- The Washington Times - Thursday, June 21, 2007

A routine traffic stop in the District two years ago has resulted in one of the biggest drug seizures in regional history, law-enforcement officials said yesterday.

“A major pipeline of PCP, one of the most dangerous and destructive drugs on the streets of our community, has been disrupted, thanks to the relentless determination of our federal and local law-enforcement partners and the hard work of our prosecutors,” said U.S. Attorney Jeffrey A. Taylor.

The investigation resulted in federal indictments for 22 men and four women and search warrants for 20 D.C., Maryland and Virginia properties that uncovered 5½ gallons of PCP, or phencyclidine; a half kilogram of heroin; 17 guns; $355,000 in cash and $145,000 in bank accounts.

“We can hold our heads up high on a day like this,” said Metropolitan Police Department Chief Cathy L. Lanier, who was joined by officers from the FBI and the Drug Enforcement Administration.

The leaders of the operation were identified as Lonnell George Glover, 45, of the 4900 block of Brentley Road, in Temple Hills; Anthony “Applejack” Maurice Suggs, 39, of Upper Marlboro; and Velma “Ma” Williams, 59, of St. Louis.

Indictments state that the operation reached into eastern and southern New York, northern Georgia, eastern Missouri and central California. Officials said the leaders arranged for shipments of PCP from across the country to the District, where the 23 other co-defendants handled the distribution.

The traffic stop occurred Aug. 1, 2005, when a D.C. patrolman pulled over a motorist for a traffic violation, then became suspicious and called a detective, said Lt. Jude Waddy, a commander in the 4th Police District.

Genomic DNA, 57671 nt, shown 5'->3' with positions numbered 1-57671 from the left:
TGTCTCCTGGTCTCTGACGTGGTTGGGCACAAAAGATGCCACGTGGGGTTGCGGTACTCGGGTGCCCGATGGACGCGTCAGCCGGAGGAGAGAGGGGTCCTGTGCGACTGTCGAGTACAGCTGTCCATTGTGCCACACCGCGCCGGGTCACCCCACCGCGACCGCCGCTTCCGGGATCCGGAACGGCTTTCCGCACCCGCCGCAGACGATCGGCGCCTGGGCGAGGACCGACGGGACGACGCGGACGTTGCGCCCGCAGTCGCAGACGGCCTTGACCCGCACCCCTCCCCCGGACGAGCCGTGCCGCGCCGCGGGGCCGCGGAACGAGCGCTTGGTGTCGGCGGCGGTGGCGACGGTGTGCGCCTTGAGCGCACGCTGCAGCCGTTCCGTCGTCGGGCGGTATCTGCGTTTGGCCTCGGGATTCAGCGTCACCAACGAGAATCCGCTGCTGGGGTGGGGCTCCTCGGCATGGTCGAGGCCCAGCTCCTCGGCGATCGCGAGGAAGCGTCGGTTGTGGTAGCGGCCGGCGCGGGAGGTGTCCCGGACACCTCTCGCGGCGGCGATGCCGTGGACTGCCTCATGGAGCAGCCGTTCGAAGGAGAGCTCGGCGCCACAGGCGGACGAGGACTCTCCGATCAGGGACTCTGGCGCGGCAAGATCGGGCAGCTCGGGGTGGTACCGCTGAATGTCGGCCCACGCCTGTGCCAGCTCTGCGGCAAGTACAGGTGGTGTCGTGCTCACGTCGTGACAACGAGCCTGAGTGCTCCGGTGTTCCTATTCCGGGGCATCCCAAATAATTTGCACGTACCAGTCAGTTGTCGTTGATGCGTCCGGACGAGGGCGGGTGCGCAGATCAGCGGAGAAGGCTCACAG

Officials said the investigation continued and extended without publicity, and suspects were discovered at higher and higher levels of the gang. However, they could not say what prompted the patrolman to make the stop, what caused his suspicion and what evidence prompted further investigation.

The arrests and searches were made Tuesday with about 200 officers from the D.C. department, the FBI, the DEA, the U.S. Marshal Service, the Maryland State Police, the Prince George’s County Police, the Charles County Sheriff’s Office and New York law-enforcement agencies.

Jennifer Smith Love, acting director the FBI’s Washington field office, said that the teamwork drove the drug ring out of business and that 10 neighborhoods in the District “are safer places to live, work and visit.”

Chief Lanier also praised residents where drug the operations were conducted. They knew “something was wrong” and cooperated with law enforcement, she said.

“It’s just a matter of everyone working together,” Chief Lanier said. “But we cannot do it without the communities’ help.”

The defendants have nicknames of Smitty, Tony, CoolRidge Bell, Boone, HB, Diamond, Jay, Pumpkin, Head, Juju, Yogi, Fish, Glen, Brother and Nikki.



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